In sections 1, 7 and 8, I argued that the two paradoxical consequences of the puzzle about

belief, namely, the inconsistency of Pierre and the contradiction in our attributions, are made

plausible by an implicit commitment to the PTB. I then argued, in sections 5, 7 and 8, that with the

STB, neither of these two consequences follow. The second principle, the biconditional, I argued, is

false, and any prima facie plausibility it has is derived from an implicit reliance on a false

philosophical theory – the PTB. With this mistake removed, we are left with principles 1 and 3 as

underlying our normal practices regarding belief. From the result that with the STB no paradoxical

consequence ensues, it follows that our normal practices regarding belief, and in particular the

correct principles that underlie them (i.e., principles 1 and 320) are innocent of any paradoxical or

incoherent character insofar as such consequences of the puzzle about belief are concerned: If such

practices as embodied in those principles, coupled with another theory, lead to no paradoxical

results in a certain domain, then neither one is incoherent or paradoxical regarding that domain, in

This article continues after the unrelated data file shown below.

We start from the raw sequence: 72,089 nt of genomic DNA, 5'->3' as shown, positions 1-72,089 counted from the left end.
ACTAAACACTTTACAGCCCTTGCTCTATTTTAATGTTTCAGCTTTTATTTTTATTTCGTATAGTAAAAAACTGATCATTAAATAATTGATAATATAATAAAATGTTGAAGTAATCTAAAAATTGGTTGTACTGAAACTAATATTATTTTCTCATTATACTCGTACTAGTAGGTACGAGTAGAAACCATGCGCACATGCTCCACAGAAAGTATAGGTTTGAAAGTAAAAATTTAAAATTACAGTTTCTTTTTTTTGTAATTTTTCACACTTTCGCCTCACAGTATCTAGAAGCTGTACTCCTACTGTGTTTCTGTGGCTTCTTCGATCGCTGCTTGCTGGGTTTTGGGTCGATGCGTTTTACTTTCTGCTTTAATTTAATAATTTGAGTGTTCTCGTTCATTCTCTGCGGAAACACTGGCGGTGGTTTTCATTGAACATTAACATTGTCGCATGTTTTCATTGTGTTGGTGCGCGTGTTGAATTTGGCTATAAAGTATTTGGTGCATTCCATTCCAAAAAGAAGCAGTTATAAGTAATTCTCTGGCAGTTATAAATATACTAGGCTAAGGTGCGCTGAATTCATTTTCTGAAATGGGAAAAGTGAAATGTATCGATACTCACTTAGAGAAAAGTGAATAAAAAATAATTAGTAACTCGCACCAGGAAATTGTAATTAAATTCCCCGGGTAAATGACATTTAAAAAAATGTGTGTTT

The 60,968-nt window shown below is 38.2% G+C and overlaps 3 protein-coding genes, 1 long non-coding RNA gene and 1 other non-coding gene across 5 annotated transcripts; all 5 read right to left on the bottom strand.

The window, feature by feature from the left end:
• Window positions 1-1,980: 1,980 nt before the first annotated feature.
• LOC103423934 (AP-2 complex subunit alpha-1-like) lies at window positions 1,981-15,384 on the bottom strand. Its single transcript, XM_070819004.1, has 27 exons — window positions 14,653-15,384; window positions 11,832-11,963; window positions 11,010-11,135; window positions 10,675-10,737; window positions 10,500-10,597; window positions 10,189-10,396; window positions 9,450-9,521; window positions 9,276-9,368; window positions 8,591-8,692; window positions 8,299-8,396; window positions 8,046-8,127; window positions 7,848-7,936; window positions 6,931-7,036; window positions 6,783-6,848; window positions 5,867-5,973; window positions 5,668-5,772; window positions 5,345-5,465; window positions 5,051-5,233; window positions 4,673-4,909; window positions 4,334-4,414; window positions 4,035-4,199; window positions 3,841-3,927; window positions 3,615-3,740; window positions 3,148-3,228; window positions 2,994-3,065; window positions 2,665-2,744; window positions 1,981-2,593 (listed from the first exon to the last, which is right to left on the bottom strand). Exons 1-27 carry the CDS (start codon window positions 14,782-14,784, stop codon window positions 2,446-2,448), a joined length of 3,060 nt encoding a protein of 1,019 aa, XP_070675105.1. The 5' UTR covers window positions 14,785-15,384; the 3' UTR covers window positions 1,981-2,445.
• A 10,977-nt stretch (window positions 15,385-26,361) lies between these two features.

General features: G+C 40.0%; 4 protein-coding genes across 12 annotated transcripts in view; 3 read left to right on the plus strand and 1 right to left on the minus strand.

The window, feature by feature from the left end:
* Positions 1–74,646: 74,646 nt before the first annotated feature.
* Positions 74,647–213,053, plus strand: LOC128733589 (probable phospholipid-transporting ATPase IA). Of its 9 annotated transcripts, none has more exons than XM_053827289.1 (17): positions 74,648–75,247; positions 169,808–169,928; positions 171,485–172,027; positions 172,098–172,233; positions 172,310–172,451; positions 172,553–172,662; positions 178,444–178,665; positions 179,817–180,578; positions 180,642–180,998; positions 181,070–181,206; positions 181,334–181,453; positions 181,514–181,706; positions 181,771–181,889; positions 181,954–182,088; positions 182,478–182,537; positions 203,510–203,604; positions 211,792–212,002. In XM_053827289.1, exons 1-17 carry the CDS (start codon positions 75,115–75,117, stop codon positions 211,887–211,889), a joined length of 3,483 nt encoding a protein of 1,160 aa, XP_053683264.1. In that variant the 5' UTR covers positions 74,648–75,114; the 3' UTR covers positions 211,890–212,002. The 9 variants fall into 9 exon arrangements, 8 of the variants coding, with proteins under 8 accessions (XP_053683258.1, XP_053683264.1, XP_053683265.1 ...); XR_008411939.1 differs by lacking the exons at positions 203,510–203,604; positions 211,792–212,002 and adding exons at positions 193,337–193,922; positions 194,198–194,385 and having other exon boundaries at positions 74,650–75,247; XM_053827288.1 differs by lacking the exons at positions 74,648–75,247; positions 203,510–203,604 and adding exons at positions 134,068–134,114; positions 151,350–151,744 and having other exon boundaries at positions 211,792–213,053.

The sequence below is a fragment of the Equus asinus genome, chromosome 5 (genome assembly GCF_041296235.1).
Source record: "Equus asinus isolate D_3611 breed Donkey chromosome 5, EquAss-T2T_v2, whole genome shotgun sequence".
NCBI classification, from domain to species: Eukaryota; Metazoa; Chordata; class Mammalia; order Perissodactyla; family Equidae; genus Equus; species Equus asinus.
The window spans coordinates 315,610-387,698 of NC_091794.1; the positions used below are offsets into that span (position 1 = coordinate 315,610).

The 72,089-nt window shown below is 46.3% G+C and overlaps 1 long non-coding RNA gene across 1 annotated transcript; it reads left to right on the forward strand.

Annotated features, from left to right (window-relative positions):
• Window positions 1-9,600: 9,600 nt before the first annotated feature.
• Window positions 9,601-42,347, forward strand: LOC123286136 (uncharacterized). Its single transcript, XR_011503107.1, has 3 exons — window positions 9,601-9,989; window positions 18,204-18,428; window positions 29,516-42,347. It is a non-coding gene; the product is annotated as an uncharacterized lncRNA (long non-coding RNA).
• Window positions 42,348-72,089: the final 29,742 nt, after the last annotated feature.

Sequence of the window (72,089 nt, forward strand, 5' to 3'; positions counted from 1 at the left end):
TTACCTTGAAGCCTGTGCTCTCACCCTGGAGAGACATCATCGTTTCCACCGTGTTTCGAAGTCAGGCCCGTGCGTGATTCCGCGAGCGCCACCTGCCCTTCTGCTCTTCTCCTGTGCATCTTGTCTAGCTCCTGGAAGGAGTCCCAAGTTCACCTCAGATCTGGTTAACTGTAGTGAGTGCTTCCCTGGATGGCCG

particular not the normal practices regarding the notion of belief, captured by the disquotation and

translation principles. For this conclusion, that these two principles are free of the paradoxical

character that Kripke attributes to them, we need not assume that the STB is correct, only that it is

coherent. The point then that Kripke is mistaken in attributing an incoherent character to these

principles does not depend on the viability of the STB, only on its coherence.

This conclusion lends major weight to the conclusion that the culprit in Kripke’s puzzle is

not our normal practices regarding belief but rather the PTB. Without the recourse to the PTB, and

in particular, via the recourse to the STB, no paradox is engendered. But the paradoxical character

of Kripke’s puzzle does arise when the above normal practices are conjoined with the PTB. The

puzzle, therefore, in view of the above, should be viewed as a major argument against the PTB.